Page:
Welcome to our Deep Dive Blog Series. Throughout this series, we will look at different locations around the globe to analyze some of the aspects that make them ideal candidates for the installation of our seasteading communities. These seasteads will be designed to withstand different forces and pressures from natural and man-made environments. Each location has been identified by Arktide as a place that would be strategic and fundamental in connecting our seasteading communities to existing global networks. With that being said, let us introduce you to Singapore.

Singapore is a sovereign city-state located at the southern tip of the Malay Peninsula, about 85 miles (137 kilometres) north of the Equator. Singapore is one of the world’s smallest countries. This island nation is comprised of one main island and over 60 smaller ones. The main island is separated from Peninsular Malaysia to the north by the Johor Strait. The southern limits of Singapore run through Singapore Strait, where Indonesian outliers extend to within 10 miles of the main island.

With an area of only 280 sq. mi. (725.7 sq. km), the country is home to a population of over 5 million residents, making it the second largest population density in the world. Singapore is also the largest port in Southeast Asia and one of the busiest in the world. It owes its growth and prosperity to its focal position, where it dominates the Strait of Malacca connecting the Indian Ocean to the South China Sea. Developing seasteading communities in surrounding waters could help to relieve some of that density while allowing the communities to be connected to existing global networks.

Migration has played a key role in Singapore’s development.  As Singapore’s economy expanded during the 19th century, more and more Chinese, Indian, and Malay labor immigrants arrived. From the 1980s through the 2000s, the foreign population continued to grow as a result of policies aimed at attracting foreign workers of all skill levels. Skilled workers are encouraged to stay and are given the opportunity to become permanent residents or citizens. With a high demand for skilled workers, seasteaders working from their floating homes have a great opportunity to integrate into one of the world’s greatest economies.

Singapore has a highly developed free-market economy. It enjoys an open and corruption-free environment, stable prices, and a per capita GDP higher than that of most developed countries. In addition to solidifying its position as a world trade center, it has developed powerful financial and industrial sectors. Gradually, production has been diversifying from labor-intensive industries such as textiles to high-tech activities like the manufacturing of electronics and precision equipment.

Singapore has few natural resources. No natural forests remain on the island and only a tiny fraction of the land area is classified as agricultural, with its production contributing a negligible amount to the overall economy. Cultivation is intensive, with vegetables and fruits grown and poultry raised for local consumption. The local fishing industry supplies only a portion of the total fresh fish requirement with most of the catch coming from offshore fishing vessels. A small aquaculture industry raises groupers, sea bass, and prawns for consumption. With Singapore lacking room for an ever-expanding agricultural requirement and seeing low fishing production, we see a great opportunity for seasteading communities. Arktide seasteads may be able to help relieve the intense cultivation of such small areas, allowing the land the time it needs to recover. This could help produce more food to help close the gap between supply and demand, while helping to expand Singapore’s existing aquaculture industry.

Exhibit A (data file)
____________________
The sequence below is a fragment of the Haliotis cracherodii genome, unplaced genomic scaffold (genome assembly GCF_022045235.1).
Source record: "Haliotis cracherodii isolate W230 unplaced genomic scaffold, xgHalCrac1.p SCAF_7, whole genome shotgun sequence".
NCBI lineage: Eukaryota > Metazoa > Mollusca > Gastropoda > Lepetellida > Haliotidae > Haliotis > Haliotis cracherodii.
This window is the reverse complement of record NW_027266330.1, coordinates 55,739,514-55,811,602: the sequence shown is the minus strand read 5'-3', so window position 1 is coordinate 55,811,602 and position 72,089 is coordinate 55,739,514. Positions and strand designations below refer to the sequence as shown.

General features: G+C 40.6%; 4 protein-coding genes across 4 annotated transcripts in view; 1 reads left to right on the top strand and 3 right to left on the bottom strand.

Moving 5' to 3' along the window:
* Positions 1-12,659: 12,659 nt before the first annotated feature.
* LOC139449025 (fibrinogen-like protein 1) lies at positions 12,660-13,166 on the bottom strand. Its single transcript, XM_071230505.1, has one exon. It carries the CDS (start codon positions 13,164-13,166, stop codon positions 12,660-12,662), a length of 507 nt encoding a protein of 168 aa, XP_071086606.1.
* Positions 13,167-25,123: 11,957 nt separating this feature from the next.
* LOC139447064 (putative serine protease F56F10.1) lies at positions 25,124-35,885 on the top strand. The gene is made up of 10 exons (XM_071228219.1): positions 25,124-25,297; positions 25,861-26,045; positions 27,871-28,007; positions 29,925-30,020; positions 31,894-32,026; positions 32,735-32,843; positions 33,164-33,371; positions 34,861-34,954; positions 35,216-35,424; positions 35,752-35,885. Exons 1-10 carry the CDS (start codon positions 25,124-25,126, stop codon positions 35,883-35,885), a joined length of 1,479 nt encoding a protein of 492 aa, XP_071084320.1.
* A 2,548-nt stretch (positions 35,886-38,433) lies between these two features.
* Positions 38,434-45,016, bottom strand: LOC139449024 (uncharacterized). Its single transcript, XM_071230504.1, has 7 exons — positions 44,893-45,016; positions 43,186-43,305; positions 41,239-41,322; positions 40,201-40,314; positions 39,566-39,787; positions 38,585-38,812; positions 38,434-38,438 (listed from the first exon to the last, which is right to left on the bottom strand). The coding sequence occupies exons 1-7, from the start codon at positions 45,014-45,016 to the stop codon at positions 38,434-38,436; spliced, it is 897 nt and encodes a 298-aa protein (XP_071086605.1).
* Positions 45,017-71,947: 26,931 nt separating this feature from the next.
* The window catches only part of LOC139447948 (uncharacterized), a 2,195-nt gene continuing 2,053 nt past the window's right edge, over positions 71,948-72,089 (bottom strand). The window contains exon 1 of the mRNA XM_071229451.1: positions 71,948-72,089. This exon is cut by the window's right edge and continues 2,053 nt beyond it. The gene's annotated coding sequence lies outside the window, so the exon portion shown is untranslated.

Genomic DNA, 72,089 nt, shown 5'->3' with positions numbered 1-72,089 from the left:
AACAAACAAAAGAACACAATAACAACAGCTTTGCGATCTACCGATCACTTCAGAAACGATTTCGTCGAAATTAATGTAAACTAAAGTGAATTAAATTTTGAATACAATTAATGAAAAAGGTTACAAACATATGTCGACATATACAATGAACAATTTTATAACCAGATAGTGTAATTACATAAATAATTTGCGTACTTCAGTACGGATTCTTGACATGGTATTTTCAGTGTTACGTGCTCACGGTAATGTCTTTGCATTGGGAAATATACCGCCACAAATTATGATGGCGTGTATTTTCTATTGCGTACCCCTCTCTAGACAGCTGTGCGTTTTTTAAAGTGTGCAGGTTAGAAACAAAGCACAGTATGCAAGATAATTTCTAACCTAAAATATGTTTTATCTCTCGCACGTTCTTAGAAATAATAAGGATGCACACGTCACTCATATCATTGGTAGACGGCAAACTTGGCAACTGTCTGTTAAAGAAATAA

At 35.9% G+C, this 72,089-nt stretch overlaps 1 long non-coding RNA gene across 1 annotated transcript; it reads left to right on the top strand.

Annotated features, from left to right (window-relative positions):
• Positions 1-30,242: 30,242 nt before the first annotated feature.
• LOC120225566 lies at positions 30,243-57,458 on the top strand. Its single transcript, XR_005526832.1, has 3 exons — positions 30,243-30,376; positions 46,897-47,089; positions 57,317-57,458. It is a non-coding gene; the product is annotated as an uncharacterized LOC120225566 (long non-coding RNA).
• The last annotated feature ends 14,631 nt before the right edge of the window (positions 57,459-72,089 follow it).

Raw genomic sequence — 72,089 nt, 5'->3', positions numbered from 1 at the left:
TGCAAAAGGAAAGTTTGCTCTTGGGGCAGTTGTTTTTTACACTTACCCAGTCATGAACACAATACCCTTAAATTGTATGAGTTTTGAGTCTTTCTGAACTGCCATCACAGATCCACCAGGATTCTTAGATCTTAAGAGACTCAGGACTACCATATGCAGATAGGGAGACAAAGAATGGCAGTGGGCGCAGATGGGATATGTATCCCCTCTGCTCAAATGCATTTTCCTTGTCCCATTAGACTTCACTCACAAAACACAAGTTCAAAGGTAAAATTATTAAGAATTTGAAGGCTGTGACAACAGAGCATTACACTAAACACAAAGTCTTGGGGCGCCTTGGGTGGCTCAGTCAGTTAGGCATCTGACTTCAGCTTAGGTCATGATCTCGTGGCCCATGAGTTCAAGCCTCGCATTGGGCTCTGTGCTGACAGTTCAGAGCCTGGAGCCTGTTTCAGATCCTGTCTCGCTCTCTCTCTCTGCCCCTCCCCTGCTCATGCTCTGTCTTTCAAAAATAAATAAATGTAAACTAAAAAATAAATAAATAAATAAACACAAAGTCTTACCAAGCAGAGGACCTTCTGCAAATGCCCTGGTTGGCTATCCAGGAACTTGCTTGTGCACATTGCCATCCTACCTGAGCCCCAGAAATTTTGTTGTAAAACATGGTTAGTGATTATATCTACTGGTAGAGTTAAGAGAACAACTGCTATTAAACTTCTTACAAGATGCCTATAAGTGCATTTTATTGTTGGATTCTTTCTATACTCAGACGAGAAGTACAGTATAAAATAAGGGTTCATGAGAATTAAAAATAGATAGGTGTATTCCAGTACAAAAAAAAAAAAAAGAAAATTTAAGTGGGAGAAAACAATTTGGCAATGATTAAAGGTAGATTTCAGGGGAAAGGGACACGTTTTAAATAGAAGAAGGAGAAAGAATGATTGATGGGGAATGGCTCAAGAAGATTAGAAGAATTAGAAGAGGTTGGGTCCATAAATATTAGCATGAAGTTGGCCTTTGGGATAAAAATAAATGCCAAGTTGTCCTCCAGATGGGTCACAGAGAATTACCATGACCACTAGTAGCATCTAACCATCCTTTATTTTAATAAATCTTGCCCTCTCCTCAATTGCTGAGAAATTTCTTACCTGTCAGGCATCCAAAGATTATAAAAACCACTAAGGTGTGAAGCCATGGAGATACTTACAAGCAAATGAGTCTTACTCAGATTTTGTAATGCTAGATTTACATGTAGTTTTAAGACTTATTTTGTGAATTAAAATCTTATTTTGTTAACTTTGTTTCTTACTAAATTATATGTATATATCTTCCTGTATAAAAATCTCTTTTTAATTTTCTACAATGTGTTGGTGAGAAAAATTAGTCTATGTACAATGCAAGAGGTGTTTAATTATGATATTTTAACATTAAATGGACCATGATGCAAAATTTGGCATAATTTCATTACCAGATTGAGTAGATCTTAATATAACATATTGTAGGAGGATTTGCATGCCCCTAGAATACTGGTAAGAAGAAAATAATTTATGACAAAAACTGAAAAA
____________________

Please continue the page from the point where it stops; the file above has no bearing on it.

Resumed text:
The climate in Singapore is characterized by uniformly high temperatures and nearly constant precipitation throughout the year, with average temperatures staying between 81° F (27° C) in June to 77° F (25° C) in January. The seasons are defined by the relative rainfall, which is determined by the movements of the monsoon air masses. The wettest and windiest period is during the northeast monsoon (November–March), with rainfall reaching an average monthly high of more than 10 inches (25.4 cm) in December. Conversely, the period of the least amount of rainfall and the lightest winds is during the southwest monsoon (May–September), with rainfall dropping to a monthly low of less than 7 inches (17.78 cm) in July. April and October are intermonsoonal periods characterized by sluggish air movements and intense afternoon showers and thunderstorms. Altogether, Singapore’s precipitation averages about 95 inches (241.3 cm) annually, and rain falls somewhere on the island every day of the year. Arktide seasteads will be built to withstand these seasonal changes.

A dense network of short streams drains the island, but floods are locally severe because of excessive water runoff from cleared land. Many streams have broad mangrove-fringed estuaries that extend far inland. The soils of eastern Singapore are extremely infertile. All have suffered extensive degradation through erosion as a result of generations of careless human exploitation. With seasteading, floods would not be as great of an issue, as these communities would already be floating on water. The development of aquaculture in these communities could also relieve the stress on agriculture and give Singapore the opportunity to find ways of revitalizing their lands.

Overall Singapore offers great opportunities for seasteaders. The area also offers many challenges that could possibly be solved from a seasteading approach. Through the development of new technologies and culture in the water, seasteading could help Singapore not only continue to thrive, but also restore aspects which may currently hinder this nation from even more growth. We look forward to seeing what floating seasteads can contribute to the area.